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留学参考:2 Of 5 MBAs In Totally Unexpected Careers  

2017-03-01 05:32:14|  分类: DIY留学综合信息 |  标签: |举报 |字号 订阅

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留学参考:2 Of 5 MBAs In Totally Unexpected Careers
 
BY: MARC ETHIER ON FEBRUARY 28, 2017

 

We make plans, we break plans. Life often takes you in unexpected directions, as the latest Graduate Management Admission Council survey of business school alumni proves.

More than half of alumni work in industries they had no experience in before business school, according to GMAC’s 2017 Alumni Perspectives Survey. But that’s not exactly news: The number, essentially a measure of how common it is for people to switch careers, has remained stable over the years. GMAC also found, however, that 2 in 5 respondents — 39% — say they work in fields they hadn’t even considered prior to B-school.

The annual survey of about 15,000 graduates from more than 1,100 programs worldwide has never asked that question since the survey began in 2001, says Gregg Schoenfeld, GMAC research director, so there’s no way to know if 39% is more or fewer than usual. (We do know that it’s a higher number overall than the 28% of Class of 2016 grads who say the same.) But it’s notable that among those who find themselves in unexpected and unforeseen professions, 88% report satisfaction with their jobs — fewer than the overall satisfaction rate of 95%, but overwhelmingly positive nonetheless.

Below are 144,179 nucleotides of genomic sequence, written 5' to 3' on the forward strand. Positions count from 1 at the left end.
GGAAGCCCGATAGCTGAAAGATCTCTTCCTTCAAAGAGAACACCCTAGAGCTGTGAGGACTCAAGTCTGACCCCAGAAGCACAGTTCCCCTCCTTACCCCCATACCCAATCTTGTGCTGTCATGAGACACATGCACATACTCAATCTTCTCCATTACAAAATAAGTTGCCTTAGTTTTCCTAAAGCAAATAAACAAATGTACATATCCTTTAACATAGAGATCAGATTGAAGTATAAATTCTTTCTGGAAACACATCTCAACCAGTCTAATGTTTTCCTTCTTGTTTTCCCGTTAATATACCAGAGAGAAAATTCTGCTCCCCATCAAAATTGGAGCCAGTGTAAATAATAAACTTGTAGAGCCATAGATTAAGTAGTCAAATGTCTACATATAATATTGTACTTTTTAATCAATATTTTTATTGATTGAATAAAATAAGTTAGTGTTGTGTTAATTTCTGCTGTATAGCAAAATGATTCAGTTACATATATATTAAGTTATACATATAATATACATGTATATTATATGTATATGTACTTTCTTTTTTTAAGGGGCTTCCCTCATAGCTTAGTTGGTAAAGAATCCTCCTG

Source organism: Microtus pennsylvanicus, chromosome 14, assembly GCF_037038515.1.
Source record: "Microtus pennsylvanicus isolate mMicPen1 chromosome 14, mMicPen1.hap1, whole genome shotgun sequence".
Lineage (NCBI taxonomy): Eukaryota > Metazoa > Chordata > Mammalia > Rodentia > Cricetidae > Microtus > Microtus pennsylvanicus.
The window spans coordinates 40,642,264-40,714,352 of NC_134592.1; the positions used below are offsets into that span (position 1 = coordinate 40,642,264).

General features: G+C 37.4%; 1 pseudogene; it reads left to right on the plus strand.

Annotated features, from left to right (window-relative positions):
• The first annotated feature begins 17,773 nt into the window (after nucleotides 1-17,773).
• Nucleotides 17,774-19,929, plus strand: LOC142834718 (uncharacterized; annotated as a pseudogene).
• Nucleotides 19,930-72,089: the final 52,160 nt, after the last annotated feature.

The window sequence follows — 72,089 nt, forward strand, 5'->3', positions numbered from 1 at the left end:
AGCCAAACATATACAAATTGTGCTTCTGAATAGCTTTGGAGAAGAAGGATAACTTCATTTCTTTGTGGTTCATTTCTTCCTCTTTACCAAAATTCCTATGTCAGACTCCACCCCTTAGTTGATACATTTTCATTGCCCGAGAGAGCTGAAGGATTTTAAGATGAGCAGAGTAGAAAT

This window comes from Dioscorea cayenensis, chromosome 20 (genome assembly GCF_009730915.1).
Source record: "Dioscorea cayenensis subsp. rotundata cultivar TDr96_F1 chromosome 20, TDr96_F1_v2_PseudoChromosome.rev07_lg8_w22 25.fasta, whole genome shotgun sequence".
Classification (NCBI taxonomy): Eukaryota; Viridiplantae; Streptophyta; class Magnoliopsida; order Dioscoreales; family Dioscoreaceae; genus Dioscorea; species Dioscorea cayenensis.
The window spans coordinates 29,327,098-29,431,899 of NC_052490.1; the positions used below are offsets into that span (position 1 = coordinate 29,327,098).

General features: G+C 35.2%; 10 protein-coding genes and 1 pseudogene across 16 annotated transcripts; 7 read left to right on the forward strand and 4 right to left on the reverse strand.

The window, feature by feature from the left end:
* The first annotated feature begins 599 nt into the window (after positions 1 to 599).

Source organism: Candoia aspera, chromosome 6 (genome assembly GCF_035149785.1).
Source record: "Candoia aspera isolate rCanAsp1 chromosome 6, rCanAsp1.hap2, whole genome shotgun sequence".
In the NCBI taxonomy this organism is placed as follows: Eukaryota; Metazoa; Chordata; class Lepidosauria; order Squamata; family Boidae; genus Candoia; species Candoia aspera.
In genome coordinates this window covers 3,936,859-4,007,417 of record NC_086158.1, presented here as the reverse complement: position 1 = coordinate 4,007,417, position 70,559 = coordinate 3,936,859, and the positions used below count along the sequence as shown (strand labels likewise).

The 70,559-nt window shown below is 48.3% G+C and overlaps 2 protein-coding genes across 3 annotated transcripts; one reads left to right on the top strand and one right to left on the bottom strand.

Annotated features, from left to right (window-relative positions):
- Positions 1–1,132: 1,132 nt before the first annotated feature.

“In school, students are uncovering new opportunities that they are able to do,” Schoenfeld says. “The example I’ve been using is someone who goes to school for finance, but once they take courses in supply chain management and they talk to faculty and such, they realize, ‘Hey, this is much more interesting to me.’ They didn’t think about it before, but they’re switching gears. We have a quite a few who are saying they’ve never considered an industry before and now they’re actually in it.

“The 52% is not unusual; we’ve never asked them whether they have actually considered that industry before. We always knew that 52% were switching careers, but we never knew that they were  switching careers and uncovering a new career that they didn’t even think of before.”

‘A WIDE RANGE OF OPPORTUNITIES’

GMAC polls three generations of alumni, whether full-time, part-time, executive, or non-MBA, including some who have completed surveys for the nonprofit before. The 2017 poll found that 92% of respondents are currently employed, with 81% employed by a company and 11% self-employed entrepreneurs. (Compare this to the 5% of Class of 2016 grads who self-identify as entrepreneurs; more on them later.) Globally, the products and services (27%), technology (14%), and finance and accounting (11%) sectors employ the highest number of alumni.